Knife Blade Grinds – 5 Common Edges Explained

Kershaw Tiger-Stripe Blur 1670BLKTSX Folding Knife Review

Much thought and discussion have gone into the types of blade shapes that various knives possess. Many have their favorites (like the tactical Tanto blade). The way a manufacturer sharpens a blade partially determines how well a blade cuts through any material. More importantly, it also determines how likely it is to retain its sharpness. Knife blade grinds and the steel used in the blade ultimately determine two things. They reveal how sharp the blade can get, and how strong of an edge the knife can hold.

knife blade grinds

1. Sabre Grind, Scandinavian, V Grind, or Centerline Grind

This common knife blade grind allows both the top and bottom bevels to meet perfectly in the middle. The result is a nice center edge that runs the length of the sharpened portion of the blade. The sharpened sides terminate at some midpoint of the blade as opposed to taking up the entire blade to the spine. A centerline knife blade grind produces a nice strong blade grind that you can easily reproduce and sharpen. These V grinds also feature no secondary grind on the edge.

2. Hollow Grind or Concave Grind

A blade with a hollow grind has two concave bevels. These extend either the full width of the blade (full hollow grind) or over a portion of its width. Commonly, hollow grind blades have a secondary V-grind bevel on the edge. A hollow grind creates a blade better suited for filleting and separating thin materials. Use these for skinning or for deboning fish. You might call this the perfect “filet” knife grind.

Editor’s Note: You can refer to any unsharpened, but shaped portion of a blade as a wedge. This reduces blade weight and also produces a nice design aesthetic.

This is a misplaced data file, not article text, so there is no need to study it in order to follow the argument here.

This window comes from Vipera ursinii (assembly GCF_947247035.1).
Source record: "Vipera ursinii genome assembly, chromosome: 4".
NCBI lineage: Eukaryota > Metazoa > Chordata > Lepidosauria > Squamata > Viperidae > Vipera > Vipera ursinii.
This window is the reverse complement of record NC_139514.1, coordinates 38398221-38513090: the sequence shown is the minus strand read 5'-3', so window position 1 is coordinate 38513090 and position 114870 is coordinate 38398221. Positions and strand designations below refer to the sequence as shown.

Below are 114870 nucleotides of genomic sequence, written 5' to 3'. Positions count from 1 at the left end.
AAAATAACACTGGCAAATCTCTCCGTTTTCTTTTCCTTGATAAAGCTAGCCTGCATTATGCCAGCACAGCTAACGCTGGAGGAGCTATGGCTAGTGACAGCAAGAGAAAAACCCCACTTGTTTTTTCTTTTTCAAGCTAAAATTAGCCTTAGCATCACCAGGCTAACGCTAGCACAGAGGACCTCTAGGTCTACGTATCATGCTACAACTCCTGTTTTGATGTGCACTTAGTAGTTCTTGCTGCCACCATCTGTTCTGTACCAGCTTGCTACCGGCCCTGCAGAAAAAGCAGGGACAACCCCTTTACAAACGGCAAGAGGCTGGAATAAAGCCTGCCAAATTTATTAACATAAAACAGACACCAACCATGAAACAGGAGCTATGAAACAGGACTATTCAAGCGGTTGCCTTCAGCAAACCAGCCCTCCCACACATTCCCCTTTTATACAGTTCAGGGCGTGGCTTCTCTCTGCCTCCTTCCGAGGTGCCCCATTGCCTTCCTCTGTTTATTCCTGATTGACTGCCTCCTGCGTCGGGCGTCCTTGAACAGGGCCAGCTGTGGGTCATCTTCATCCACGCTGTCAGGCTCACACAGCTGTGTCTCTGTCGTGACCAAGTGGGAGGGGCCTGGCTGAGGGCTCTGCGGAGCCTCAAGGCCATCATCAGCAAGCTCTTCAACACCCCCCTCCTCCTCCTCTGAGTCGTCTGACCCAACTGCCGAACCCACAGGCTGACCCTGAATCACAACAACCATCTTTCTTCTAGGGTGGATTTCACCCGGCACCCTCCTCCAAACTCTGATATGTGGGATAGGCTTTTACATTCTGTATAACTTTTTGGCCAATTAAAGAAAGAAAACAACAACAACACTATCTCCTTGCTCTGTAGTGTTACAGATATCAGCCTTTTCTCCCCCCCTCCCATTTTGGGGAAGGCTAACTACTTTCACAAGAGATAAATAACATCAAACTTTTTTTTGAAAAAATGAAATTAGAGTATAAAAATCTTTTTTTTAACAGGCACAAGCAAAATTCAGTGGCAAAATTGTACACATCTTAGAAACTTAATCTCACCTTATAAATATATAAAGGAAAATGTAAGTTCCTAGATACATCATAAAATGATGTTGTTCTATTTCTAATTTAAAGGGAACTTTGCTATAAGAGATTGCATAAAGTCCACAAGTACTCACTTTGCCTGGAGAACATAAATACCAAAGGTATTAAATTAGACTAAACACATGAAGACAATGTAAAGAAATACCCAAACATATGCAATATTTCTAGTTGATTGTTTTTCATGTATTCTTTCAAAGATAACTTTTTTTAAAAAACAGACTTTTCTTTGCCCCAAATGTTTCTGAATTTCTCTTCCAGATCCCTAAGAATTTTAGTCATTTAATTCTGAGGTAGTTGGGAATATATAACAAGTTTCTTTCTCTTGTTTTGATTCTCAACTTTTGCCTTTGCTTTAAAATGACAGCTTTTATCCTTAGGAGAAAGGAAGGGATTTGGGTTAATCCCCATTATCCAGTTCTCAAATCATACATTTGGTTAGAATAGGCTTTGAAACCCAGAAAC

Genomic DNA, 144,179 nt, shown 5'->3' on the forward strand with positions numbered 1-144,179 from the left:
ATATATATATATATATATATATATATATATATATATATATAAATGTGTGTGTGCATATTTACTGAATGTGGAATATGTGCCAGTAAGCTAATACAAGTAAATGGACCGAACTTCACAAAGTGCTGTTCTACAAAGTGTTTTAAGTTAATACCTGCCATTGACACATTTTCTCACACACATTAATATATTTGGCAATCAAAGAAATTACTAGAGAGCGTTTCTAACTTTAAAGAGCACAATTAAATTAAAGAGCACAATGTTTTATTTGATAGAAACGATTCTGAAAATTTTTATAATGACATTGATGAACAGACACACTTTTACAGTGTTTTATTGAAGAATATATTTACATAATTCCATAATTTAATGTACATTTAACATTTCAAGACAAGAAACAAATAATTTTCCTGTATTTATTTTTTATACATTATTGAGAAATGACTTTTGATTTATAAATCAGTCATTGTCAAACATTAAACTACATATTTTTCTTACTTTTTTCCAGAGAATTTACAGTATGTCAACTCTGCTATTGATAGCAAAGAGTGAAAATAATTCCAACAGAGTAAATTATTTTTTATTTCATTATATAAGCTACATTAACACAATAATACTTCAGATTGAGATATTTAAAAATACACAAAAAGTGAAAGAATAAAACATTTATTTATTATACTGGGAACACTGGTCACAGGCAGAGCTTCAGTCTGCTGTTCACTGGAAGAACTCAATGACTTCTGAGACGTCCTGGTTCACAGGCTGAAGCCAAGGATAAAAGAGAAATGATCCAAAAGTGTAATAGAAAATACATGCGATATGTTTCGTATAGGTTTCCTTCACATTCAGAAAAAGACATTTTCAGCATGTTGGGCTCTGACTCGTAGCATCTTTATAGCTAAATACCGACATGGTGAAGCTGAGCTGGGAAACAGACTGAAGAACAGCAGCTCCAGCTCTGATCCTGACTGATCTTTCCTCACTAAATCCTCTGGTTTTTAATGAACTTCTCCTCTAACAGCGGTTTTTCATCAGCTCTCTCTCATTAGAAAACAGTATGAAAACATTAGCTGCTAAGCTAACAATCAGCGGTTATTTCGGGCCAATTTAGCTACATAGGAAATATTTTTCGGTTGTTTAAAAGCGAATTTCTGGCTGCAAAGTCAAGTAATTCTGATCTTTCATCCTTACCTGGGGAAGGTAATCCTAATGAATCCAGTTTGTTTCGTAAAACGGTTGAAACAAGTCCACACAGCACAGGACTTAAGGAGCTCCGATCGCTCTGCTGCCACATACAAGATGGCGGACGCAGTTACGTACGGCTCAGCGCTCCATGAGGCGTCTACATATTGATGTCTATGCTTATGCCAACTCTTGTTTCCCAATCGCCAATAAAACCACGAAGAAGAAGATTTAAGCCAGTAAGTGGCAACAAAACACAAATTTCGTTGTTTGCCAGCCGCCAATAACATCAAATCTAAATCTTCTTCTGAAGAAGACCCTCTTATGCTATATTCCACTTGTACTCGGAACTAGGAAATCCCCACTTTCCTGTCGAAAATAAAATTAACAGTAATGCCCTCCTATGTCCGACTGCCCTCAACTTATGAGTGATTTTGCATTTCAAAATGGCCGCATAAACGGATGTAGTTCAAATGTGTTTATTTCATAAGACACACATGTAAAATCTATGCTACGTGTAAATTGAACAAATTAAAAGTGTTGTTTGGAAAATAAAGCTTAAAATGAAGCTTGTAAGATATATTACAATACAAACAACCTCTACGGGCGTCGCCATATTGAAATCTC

Kershaw Zing Folding Knife blade
The Kershaw Zing perfectly illustrates a wedge design element with its scalloped blade.

3. Convex Grind

Convex knife blade grinds feature a double-sided convex grind. The bevel is formed by the two continuous curved grinds meeting in the middle. A full convex grind implies that the curve of the grind starts from, and takes up, the entire width of the blade. This type of grind has also been referred to as a Hamamguri, clamshell, Applesee, or Moran grind. You can get this grind by sharpening on a slack leather grinding strap or belt.

4. High Flat Grind or Full Flat Grind

The high flat grind is a flat grind that terminates at the edge. It is similar to a full flat grind except that it leaves some of the flat of the blade near the top. The edge may have a secondary V-grind or convex grind to increase edge strength. As far as knife blade grinds go, the full flat grind is fairly rare. It’s similar to a high flat grind except that it extends a steady bevel all the way through the entire width of the blade (whereas a high flat grind leaves some of the flat of the blade).

5. Single Bevel Grind or Chisel Grind

Like the centerline grind, the is another one of the more popular knife blade grinds. A single bevel grind (sometimes called a chisel grind) resembles one half of a Scandi or high flat grind. One side of the knife remains completely unsharpened while the other side features a flat grind.

The result is a sort of chisel effect. This isn’t so much of a grind on its own so much as it’s a half version of other flat grinds. A single bevel grind may also be made with a single hollow ground edge as well.

Final Thoughts

Hopefully, this article on knife blade grinds helped you at least understand a bit more about the edge on your knife. Some edge grinds produce more cutting power while others deliver better sharpness and edge retention. In the end, you should understand which works for your application. The next decision might include how to put that edge on your own knife or sharpen your own without changing the hone.

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